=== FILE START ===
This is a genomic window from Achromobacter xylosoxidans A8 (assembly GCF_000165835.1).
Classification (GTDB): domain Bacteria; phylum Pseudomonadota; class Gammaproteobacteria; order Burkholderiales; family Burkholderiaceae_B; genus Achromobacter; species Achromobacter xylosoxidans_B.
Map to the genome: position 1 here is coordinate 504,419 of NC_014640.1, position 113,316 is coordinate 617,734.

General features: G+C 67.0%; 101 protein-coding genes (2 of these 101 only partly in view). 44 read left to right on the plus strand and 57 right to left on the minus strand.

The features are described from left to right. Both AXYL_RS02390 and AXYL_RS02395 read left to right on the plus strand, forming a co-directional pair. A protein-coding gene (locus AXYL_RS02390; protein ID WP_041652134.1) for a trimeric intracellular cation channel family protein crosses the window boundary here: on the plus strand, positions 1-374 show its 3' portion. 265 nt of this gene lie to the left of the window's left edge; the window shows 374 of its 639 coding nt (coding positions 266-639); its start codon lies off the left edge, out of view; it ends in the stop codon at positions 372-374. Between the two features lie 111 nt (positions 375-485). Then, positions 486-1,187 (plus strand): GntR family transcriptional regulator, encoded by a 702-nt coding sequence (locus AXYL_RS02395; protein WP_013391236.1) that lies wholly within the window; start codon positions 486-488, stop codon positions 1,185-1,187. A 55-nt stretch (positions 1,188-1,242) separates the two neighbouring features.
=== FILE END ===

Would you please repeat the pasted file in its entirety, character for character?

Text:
This is a genomic window from Achromobacter xylosoxidans A8 (assembly GCF_000165835.1).
Classification (GTDB): domain Bacteria; phylum Pseudomonadota; class Gammaproteobacteria; order Burkholderiales; family Burkholderiaceae_B; genus Achromobacter; species Achromobacter xylosoxidans_B.
Map to the genome: position 1 here is coordinate 504,419 of NC_014640.1, position 113,316 is coordinate 617,734.

General features: G+C 67.0%; 101 protein-coding genes (2 of these 101 only partly in view). 44 read left to right on the plus strand and 57 right to left on the minus strand.

The features are described from left to right. Both AXYL_RS02390 and AXYL_RS02395 read left to right on the plus strand, forming a co-directional pair. A protein-coding gene (locus AXYL_RS02390; protein ID WP_041652134.1) for a trimeric intracellular cation channel family protein crosses the window boundary here: on the plus strand, positions 1-374 show its 3' portion. 265 nt of this gene lie to the left of the window's left edge; the window shows 374 of its 639 coding nt (coding positions 266-639); its start codon lies off the left edge, out of view; it ends in the stop codon at positions 372-374. Between the two features lie 111 nt (positions 375-485). Then, positions 486-1,187 (plus strand): GntR family transcriptional regulator, encoded by a 702-nt coding sequence (locus AXYL_RS02395; protein WP_013391236.1) that lies wholly within the window; start codon positions 486-488, stop codon positions 1,185-1,187. A 55-nt stretch (positions 1,188-1,242) separates the two neighbouring features.